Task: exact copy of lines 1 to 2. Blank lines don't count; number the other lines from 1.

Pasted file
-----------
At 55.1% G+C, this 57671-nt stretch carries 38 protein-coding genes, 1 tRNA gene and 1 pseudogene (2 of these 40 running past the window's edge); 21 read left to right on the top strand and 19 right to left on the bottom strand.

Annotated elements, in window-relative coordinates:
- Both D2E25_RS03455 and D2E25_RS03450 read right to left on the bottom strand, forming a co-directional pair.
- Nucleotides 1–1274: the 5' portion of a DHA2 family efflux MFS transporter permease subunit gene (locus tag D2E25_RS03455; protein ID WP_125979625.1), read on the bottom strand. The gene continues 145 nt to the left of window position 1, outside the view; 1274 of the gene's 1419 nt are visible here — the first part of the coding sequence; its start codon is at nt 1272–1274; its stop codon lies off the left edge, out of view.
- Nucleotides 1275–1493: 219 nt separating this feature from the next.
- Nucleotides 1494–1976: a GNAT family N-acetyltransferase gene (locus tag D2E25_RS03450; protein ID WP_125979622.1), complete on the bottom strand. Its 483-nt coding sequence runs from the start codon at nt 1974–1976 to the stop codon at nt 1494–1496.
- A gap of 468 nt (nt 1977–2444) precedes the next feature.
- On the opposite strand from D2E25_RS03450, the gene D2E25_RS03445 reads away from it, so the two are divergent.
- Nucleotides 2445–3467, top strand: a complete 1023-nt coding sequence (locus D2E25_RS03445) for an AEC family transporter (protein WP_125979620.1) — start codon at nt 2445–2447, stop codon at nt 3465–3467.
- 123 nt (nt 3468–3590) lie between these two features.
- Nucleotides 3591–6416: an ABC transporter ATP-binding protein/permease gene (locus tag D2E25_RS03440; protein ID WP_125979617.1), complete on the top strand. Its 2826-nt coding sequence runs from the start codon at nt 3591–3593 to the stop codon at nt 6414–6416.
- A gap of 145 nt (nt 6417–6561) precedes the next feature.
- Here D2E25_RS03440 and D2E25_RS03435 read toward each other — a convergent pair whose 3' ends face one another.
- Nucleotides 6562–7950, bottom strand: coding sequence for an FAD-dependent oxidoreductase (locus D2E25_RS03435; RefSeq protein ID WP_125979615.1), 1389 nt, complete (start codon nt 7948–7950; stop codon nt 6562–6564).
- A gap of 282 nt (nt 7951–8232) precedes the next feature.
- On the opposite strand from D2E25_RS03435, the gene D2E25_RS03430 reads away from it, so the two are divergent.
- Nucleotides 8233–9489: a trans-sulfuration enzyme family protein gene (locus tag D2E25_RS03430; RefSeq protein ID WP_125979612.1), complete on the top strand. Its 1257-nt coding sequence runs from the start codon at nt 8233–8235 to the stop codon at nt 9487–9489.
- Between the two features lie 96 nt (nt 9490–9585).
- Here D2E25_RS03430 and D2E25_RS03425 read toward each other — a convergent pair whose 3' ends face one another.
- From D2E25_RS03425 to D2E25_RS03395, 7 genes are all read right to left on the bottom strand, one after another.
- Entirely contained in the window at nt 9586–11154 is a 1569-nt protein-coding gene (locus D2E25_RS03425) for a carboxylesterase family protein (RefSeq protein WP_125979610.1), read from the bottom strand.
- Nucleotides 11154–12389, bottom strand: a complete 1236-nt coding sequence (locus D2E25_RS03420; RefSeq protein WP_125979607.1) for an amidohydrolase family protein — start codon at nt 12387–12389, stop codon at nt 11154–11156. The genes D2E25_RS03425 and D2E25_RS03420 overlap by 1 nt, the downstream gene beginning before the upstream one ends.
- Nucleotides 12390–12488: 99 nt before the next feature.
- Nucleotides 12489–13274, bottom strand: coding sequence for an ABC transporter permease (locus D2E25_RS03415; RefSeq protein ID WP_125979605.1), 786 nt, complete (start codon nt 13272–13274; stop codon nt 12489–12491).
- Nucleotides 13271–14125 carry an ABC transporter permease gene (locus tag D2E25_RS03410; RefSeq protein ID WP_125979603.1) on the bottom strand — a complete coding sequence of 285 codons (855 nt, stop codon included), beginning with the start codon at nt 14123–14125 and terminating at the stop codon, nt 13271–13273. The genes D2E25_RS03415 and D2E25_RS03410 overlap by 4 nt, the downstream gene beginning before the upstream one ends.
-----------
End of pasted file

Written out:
At 55.1% G+C, this 57671-nt stretch carries 38 protein-coding genes, 1 tRNA gene and 1 pseudogene (2 of these 40 running past the window's edge); 21 read left to right on the top strand and 19 right to left on the bottom strand.

Annotated elements, in window-relative coordinates: